How hard can it be to choose a good password?
(Image from xkcd.com)
It's actually not that hard...Three or four random words with a numeral or special character inserted between each word makes quite a good password (will defeat every lowercase brute force attack). Even just capitalising the Nth letter of each of your words gives a dramatic improvement in security. So “coRrecthoRsebaTterystAple” for “correct horse battery staple”.
Longer is always better, but the following are also good tips:
- Numeral or special character inserted somewhere in the middle of the password. (It's computationally easy to check prepends and postpends, but still difficult to check every possible position.)
- Ditto for capitalisation. The rules out there mean that "HorseStaple" is really no more secure than "horsestaple" (because it's the most likely thing someone does to a two-word passphrase, and thus only double the time to check), but “hoRsestAple” adds 5x6+2=33 permutations (if they have a rule to look for a single capitalized character in each word), which isn't great, but is still better than nothing.
- Even better, replace every Nth character with something completely different. “h&rses&aple” / “hQrsesQaple” / “h5rses5aple” ... just be careful not to pick a substitution that turns a word into another word or accidentally emulates leetspeak.§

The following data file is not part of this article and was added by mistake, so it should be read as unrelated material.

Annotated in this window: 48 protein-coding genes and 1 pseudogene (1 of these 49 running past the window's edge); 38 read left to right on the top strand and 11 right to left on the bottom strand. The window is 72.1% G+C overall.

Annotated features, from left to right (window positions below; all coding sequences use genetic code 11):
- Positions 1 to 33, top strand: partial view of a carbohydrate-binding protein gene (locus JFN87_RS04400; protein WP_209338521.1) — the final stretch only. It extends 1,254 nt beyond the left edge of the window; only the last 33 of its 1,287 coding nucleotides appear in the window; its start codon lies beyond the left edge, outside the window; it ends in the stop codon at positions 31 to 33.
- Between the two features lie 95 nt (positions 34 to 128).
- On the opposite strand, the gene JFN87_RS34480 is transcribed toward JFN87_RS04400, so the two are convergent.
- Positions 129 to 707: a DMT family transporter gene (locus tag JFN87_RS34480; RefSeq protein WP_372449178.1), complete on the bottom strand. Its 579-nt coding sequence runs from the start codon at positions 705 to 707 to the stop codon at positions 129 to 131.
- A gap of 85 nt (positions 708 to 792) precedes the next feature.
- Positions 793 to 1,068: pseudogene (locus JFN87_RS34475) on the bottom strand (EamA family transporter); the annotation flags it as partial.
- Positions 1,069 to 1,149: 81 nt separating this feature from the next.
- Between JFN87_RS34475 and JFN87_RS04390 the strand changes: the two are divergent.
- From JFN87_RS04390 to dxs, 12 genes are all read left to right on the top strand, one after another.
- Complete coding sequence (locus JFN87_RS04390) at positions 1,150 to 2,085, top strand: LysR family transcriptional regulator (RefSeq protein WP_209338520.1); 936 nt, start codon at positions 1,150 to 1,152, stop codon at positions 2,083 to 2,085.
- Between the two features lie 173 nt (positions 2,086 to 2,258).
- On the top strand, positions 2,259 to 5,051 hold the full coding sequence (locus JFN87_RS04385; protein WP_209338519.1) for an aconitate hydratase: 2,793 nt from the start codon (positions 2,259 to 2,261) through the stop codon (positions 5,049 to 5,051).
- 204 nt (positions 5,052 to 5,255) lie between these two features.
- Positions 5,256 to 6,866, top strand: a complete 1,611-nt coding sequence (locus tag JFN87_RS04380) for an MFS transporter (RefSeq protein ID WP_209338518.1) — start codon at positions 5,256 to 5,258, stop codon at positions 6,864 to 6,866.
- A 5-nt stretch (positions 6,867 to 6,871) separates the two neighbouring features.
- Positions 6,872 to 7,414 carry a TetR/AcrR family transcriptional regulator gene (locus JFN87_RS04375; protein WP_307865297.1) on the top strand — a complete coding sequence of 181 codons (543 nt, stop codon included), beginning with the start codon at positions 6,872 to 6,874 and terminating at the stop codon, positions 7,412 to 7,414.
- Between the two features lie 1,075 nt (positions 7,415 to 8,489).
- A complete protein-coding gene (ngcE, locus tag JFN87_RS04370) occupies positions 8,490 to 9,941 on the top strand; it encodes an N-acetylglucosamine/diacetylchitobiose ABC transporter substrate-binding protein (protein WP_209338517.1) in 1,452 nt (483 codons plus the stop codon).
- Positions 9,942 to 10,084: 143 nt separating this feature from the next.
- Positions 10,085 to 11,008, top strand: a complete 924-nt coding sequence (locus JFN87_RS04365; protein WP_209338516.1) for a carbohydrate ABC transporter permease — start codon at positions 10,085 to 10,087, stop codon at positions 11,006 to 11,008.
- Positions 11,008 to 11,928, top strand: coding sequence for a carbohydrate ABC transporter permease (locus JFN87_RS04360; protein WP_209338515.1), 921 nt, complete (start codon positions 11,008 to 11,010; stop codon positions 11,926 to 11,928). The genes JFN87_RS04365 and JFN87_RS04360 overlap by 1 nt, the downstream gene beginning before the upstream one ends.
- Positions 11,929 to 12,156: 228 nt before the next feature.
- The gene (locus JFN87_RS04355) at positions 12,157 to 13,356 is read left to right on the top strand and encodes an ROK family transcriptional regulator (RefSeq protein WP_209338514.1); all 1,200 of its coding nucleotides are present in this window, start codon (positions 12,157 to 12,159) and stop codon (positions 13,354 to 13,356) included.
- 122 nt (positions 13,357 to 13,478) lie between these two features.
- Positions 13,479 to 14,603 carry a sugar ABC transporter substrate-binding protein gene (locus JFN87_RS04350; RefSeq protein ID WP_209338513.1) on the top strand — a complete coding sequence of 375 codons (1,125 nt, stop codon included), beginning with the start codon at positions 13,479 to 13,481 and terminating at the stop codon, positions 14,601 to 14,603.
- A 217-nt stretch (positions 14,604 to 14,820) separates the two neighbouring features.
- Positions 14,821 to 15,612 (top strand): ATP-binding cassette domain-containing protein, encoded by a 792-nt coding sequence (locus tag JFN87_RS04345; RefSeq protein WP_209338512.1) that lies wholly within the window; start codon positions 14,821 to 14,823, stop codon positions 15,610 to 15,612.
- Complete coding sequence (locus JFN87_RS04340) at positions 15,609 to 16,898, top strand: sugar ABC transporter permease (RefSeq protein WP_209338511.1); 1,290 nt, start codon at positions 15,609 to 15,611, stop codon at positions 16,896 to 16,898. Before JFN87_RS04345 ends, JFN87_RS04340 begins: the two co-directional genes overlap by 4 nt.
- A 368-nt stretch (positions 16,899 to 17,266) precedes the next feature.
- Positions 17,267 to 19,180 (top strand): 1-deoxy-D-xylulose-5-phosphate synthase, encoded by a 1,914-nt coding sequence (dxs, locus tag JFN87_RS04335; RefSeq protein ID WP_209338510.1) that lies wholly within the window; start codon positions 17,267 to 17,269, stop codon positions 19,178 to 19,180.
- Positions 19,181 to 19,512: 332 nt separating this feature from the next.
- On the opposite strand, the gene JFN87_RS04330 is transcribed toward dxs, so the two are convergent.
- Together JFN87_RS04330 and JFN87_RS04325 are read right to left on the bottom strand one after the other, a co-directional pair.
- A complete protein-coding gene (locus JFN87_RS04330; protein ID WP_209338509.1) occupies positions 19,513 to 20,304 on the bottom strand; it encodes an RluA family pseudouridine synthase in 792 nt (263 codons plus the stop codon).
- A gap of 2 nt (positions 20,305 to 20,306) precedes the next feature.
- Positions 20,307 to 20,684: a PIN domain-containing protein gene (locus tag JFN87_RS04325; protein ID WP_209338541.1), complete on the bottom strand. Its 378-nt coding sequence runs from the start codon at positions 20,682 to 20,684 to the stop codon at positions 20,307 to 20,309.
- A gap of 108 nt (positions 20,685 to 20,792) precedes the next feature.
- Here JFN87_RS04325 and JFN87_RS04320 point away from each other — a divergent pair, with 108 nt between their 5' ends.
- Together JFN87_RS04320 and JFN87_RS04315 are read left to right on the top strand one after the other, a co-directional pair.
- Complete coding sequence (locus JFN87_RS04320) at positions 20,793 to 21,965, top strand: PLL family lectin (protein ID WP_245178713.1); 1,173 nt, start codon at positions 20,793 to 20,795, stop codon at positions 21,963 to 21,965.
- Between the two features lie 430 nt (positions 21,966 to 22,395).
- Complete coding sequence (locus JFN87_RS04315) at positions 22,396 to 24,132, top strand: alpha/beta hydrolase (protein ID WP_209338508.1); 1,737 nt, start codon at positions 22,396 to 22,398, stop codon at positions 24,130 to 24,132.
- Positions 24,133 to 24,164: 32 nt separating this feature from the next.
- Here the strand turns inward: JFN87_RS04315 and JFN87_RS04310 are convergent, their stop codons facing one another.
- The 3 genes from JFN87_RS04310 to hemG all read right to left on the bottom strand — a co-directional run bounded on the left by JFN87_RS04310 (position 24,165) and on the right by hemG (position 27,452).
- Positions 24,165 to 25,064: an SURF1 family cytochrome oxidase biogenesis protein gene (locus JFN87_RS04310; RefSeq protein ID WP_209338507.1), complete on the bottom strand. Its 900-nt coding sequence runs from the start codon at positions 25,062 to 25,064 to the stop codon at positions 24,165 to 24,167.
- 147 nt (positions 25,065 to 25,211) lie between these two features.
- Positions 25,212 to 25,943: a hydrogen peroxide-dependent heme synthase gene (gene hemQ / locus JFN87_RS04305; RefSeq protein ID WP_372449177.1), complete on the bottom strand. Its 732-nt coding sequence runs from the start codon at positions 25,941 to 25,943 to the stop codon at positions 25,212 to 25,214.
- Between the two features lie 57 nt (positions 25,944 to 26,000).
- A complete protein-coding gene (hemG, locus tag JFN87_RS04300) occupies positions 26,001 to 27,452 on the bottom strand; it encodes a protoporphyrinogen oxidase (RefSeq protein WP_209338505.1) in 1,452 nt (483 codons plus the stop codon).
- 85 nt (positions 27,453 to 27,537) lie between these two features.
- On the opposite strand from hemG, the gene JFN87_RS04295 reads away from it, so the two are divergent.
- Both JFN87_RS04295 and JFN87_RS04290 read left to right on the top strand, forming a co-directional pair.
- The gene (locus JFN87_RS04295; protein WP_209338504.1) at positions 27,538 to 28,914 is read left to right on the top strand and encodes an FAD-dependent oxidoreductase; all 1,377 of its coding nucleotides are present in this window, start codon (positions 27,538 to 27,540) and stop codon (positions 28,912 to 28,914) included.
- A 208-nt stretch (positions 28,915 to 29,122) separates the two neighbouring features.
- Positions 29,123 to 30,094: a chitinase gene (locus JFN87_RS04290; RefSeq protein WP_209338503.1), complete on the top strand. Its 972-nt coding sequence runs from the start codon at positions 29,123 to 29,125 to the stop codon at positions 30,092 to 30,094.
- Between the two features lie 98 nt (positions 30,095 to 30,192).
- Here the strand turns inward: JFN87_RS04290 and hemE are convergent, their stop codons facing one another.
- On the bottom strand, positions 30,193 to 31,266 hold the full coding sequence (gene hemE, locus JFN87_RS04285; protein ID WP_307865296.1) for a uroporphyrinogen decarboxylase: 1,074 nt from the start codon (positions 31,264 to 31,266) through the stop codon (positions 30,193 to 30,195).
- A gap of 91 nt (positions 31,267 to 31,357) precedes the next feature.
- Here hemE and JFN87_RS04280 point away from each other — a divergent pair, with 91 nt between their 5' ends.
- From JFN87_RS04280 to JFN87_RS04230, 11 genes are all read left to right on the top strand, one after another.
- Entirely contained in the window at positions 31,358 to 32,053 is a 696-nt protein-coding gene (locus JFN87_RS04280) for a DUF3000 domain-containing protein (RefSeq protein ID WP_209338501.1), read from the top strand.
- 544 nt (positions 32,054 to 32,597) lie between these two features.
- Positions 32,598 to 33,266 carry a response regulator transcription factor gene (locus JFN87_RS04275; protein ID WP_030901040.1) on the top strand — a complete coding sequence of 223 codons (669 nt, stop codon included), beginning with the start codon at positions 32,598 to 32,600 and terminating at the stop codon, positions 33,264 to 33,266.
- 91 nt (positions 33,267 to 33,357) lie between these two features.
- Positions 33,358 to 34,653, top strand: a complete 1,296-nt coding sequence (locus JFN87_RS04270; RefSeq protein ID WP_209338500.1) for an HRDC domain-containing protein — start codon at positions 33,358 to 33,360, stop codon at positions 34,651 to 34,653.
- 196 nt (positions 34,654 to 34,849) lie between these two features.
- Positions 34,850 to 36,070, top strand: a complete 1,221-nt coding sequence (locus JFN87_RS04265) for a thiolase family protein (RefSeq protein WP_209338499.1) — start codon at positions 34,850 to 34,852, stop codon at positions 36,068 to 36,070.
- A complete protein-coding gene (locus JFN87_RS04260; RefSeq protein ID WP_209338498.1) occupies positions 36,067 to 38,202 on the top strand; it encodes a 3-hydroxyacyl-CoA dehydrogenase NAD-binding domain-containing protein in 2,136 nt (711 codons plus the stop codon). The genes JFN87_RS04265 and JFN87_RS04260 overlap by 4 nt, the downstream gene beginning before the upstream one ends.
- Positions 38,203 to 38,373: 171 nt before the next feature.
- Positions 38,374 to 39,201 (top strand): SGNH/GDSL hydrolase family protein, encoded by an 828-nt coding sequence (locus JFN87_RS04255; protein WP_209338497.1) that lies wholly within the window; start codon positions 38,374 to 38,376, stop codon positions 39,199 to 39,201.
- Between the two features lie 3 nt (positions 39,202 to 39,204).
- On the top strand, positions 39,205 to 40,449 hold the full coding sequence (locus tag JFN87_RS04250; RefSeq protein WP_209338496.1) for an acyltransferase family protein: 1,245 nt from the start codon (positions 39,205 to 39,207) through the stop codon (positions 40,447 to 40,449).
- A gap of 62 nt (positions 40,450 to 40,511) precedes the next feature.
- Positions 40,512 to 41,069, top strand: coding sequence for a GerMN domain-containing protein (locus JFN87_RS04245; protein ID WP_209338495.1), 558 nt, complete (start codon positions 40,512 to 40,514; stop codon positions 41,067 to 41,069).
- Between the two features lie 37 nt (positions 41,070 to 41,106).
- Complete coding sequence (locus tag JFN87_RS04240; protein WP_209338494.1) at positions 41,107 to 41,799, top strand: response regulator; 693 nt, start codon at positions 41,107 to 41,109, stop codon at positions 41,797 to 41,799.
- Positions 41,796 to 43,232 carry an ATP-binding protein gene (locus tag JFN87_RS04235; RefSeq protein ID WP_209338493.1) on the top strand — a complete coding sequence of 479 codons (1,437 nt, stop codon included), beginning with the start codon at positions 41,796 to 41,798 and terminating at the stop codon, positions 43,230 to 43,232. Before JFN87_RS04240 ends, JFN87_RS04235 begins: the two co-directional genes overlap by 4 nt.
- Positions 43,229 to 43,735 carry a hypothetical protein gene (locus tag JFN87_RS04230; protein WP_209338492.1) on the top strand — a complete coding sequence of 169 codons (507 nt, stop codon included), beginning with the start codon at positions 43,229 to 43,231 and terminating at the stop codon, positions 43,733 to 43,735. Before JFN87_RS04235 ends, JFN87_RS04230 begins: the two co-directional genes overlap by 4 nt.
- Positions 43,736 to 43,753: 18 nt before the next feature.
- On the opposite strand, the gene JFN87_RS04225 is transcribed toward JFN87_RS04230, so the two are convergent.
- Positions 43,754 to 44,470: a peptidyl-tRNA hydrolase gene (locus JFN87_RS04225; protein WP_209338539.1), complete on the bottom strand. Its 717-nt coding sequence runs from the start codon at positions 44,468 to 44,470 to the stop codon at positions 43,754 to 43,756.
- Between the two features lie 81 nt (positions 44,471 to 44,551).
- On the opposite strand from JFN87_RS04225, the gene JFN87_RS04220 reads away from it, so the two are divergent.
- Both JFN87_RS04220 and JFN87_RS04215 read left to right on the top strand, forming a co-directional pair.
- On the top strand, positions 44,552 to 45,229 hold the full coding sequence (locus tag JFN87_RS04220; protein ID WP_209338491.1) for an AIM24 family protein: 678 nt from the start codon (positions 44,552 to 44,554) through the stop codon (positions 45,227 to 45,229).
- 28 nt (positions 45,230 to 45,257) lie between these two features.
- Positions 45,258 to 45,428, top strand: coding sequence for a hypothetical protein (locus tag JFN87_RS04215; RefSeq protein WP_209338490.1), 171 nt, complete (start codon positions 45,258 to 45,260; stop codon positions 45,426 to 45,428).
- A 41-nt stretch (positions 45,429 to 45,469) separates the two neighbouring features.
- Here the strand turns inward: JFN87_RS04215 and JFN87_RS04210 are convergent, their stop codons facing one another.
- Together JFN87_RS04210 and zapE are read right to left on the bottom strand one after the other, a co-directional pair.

All that aside, the MOST important thing is, if you reuse passwords, reuse them wisely:
- Use unique passwords, as strong as you can stomach, for every account that involves access to your actual monetary resources (bank, paypal, amazon, etc).
- Ditto for any email account with password reset access to the above. THIS IS IMPORTANT!
- For sites where your online reputation or business would be harmed by a break-in, or where you would be seriously inconvenienced from a loss of access, use a unique password, but you don't need it to be as strong.
- For generic forums and the like... try not to reuse if you can, and try to pick “good” passwords, but if the repercussions are low that it really isn't too important. These definitely lend themselves towards the “ease of use” end of the scale, as there's little for you to lose.
§ leetspeak is the use of common substitutions of numbers or symbols for letters (see the cartoon above). For example, “0” (zero) for “o” (oh) or “!” for “i” or “3” for “e”. Definitely avoid these because password cracking programs usually check these permutations.
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